1. BookishMiss*

      Yep. Suddenly develop a deep and abiding love for hiking or gardening or smelling antique books, if necessary.

    2. Just a thought*

      At this point, though, I find it hard to believe he wouldn’t automatically jump to the same conclusion. It’s not that I don’t think grey rock is the right approach (it absolutely is when the person in question is a boundary pushing jerk), just that I wouldn’t consider that fair protection at this point.

  46. cwhfstl*

    This is so egregious I almost don’t have words. I can not understand at all actively choosing not to call your emergency contact if he had concerns (which were of course ridiculous) and calling your mother (aside, this sort of inappropriate approach of calling a parent for concern about an adult seems to happen most often to younger women in letters I’ve read which I am sure is no coincidence). Is he often drama/attention seeking? That’s all I can imagine. You have nothing to save face from. He is the ridiculous one and should apologize to you and the team publicly for his inexplicably ridiculous behavior. I would never tell him anything again.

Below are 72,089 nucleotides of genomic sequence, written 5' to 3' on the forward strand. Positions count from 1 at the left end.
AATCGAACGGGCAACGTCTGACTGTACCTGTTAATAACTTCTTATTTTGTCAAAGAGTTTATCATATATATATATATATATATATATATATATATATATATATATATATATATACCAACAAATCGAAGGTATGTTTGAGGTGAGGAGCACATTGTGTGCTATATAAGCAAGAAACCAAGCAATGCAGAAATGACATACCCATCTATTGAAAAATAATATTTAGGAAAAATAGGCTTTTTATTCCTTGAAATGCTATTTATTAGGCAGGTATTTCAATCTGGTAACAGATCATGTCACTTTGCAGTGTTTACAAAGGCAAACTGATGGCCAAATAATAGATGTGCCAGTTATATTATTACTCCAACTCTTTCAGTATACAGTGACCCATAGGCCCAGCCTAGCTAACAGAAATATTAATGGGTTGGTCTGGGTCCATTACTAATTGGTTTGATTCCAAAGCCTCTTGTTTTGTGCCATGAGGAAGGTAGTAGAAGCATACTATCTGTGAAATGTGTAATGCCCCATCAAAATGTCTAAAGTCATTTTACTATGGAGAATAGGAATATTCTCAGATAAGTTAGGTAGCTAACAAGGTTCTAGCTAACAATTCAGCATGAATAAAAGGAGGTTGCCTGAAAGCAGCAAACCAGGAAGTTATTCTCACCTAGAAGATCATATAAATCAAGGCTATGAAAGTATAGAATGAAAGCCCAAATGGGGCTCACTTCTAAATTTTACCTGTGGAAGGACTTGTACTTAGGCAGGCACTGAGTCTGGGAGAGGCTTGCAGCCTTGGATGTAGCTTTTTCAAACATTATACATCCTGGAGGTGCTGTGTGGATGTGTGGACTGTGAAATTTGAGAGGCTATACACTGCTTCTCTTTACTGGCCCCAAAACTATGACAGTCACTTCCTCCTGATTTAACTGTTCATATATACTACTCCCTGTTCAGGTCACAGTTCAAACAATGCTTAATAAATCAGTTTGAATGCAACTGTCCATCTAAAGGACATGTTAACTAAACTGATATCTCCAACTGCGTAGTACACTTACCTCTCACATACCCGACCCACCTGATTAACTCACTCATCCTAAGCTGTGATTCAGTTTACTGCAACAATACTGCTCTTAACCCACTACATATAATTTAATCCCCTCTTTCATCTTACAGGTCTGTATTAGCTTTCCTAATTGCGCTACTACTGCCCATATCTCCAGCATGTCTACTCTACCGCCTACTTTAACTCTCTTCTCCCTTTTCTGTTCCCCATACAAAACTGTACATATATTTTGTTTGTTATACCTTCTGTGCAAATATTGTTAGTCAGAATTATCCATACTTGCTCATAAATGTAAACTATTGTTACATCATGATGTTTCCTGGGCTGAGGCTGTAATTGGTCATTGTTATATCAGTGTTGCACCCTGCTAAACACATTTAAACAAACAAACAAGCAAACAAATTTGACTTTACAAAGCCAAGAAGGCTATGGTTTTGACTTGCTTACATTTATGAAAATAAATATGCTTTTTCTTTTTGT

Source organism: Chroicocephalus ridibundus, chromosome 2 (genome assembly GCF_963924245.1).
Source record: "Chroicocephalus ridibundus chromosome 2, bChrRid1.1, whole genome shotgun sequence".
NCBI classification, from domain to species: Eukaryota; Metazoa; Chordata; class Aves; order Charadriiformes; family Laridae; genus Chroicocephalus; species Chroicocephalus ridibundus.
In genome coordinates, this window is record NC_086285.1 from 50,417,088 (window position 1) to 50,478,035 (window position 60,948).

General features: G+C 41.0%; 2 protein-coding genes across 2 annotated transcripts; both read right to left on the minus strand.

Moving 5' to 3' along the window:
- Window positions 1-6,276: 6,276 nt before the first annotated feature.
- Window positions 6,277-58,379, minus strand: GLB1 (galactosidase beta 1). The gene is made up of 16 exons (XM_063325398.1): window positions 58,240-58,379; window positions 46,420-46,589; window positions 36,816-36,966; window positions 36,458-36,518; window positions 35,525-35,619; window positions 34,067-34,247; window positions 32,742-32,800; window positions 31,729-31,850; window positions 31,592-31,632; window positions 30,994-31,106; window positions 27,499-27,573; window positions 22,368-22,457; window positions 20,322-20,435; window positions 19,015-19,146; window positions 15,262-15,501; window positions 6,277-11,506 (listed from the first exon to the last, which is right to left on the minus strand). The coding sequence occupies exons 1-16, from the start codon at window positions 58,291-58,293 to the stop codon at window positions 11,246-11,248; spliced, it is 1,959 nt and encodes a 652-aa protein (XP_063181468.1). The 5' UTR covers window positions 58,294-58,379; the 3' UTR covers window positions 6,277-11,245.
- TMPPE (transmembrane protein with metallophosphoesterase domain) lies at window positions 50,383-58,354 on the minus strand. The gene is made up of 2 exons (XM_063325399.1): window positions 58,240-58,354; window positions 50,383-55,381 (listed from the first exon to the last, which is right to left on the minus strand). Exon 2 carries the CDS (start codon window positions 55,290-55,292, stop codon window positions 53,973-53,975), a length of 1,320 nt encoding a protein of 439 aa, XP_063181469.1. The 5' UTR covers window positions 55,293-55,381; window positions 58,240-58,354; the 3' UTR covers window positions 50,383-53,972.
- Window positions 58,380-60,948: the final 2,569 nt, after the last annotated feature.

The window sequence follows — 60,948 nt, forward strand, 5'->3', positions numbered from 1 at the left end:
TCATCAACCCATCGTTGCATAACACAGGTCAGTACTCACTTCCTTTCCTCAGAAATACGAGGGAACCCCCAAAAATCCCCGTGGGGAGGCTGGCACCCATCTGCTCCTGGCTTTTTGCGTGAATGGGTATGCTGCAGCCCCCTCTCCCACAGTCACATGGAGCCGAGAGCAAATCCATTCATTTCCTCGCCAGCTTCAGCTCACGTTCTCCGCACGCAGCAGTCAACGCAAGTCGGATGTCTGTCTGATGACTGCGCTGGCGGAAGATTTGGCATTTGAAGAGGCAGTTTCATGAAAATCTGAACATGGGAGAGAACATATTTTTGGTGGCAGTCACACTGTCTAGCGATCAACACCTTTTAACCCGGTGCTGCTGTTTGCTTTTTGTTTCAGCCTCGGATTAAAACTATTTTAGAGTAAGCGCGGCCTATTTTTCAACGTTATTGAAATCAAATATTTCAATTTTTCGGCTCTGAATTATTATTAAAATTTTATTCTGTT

47. Jennifer*

    It’s so odd to me how many people nowadays seem to have no in-between. They are either like the OP’s boss or apathetic to the point of negligence. I’ve read about situations where an emergency contact should have been called and was not, like when a reliable employee fails to show up on a normally scheduled day of work and doesn’t call in. Then you have people who cause multi-state emergencies over missing ONE phone call on A DAY OFF!!!

    I am so sorry you experienced this OP. And I’m so sorry your partner and your mom went through this also. I imagine that’s a call no loved one ever wants to receive. How awful they had to experience that.

    My advice would be to start looking for another job, if possible. I would ask that your boss send an email to everyone on the team that he alarmed and apologize for overreacting and remind people that your “mental state” is none of their business.